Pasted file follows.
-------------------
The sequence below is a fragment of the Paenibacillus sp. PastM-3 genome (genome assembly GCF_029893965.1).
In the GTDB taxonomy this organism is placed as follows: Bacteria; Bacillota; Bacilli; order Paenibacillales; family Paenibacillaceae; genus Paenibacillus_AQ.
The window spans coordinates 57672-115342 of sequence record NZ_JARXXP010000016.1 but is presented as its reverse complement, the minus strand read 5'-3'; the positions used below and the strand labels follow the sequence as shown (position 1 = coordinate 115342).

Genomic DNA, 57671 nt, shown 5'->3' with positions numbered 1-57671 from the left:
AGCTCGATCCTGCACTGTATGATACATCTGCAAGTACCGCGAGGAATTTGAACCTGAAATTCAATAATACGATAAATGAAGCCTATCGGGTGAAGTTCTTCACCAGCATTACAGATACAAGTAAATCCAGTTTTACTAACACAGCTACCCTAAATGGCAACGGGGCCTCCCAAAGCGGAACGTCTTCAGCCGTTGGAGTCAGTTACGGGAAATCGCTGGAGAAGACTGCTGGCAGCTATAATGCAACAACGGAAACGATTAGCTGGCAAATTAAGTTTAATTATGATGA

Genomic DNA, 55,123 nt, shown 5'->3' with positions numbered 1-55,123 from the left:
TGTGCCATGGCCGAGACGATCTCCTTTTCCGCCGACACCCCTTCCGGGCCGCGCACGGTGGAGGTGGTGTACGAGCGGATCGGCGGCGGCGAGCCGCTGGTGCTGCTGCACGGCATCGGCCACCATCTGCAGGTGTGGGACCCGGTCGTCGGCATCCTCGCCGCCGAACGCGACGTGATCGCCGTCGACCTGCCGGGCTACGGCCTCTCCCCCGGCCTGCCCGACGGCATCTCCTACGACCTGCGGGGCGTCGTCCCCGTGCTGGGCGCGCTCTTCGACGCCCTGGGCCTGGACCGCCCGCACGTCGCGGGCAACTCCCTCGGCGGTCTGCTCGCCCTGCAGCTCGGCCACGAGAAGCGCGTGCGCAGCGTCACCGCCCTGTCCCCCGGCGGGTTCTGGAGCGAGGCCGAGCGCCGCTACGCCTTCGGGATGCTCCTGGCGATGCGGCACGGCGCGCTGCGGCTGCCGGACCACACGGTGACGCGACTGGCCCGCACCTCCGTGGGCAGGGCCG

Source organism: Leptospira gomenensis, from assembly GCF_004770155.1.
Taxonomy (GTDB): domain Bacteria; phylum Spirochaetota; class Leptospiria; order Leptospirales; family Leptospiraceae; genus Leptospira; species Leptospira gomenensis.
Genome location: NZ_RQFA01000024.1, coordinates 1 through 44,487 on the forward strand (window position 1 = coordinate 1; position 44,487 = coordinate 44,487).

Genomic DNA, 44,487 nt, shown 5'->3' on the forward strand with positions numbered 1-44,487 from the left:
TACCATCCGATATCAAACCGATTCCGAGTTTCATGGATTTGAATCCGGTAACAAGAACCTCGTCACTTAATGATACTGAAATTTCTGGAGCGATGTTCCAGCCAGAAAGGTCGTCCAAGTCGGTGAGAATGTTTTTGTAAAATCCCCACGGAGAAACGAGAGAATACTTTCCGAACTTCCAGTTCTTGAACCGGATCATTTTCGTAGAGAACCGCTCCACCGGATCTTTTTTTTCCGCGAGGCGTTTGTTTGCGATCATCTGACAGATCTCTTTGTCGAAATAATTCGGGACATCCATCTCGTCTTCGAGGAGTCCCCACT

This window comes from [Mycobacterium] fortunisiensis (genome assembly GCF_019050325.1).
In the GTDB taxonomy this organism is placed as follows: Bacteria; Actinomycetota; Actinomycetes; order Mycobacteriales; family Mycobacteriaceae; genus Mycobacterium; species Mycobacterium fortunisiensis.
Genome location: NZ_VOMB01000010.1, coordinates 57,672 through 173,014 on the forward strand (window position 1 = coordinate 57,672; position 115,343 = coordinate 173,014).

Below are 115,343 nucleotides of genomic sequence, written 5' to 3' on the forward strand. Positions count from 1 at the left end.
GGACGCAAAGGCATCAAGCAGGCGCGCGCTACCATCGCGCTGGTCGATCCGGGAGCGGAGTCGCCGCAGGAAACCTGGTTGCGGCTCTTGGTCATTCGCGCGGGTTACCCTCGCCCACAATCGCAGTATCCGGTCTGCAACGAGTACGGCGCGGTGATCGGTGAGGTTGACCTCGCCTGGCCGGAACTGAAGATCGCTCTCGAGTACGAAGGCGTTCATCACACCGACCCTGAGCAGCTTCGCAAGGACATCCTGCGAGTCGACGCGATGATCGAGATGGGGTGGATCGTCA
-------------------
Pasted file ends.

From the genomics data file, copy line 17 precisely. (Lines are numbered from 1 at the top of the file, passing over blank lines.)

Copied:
GGACGCAAAGGCATCAAGCAGGCGCGCGCTACCATCGCGCTGGTCGATCCGGGAGCGGAGTCGCCGCAGGAAACCTGGTTGCGGCTCTTGGTCATTCGCGCGGGTTACCCTCGCCCACAATCGCAGTATCCGGTCTGCAACGAGTACGGCGCGGTGATCGGTGAGGTTGACCTCGCCTGGCCGGAACTGAAGATCGCTCTCGAGTACGAAGGCGTTCATCACACCGACCCTGAGCAGCTTCGCAAGGACATCCTGCGAGTCGACGCGATGATCGAGATGGGGTGGATCGTCA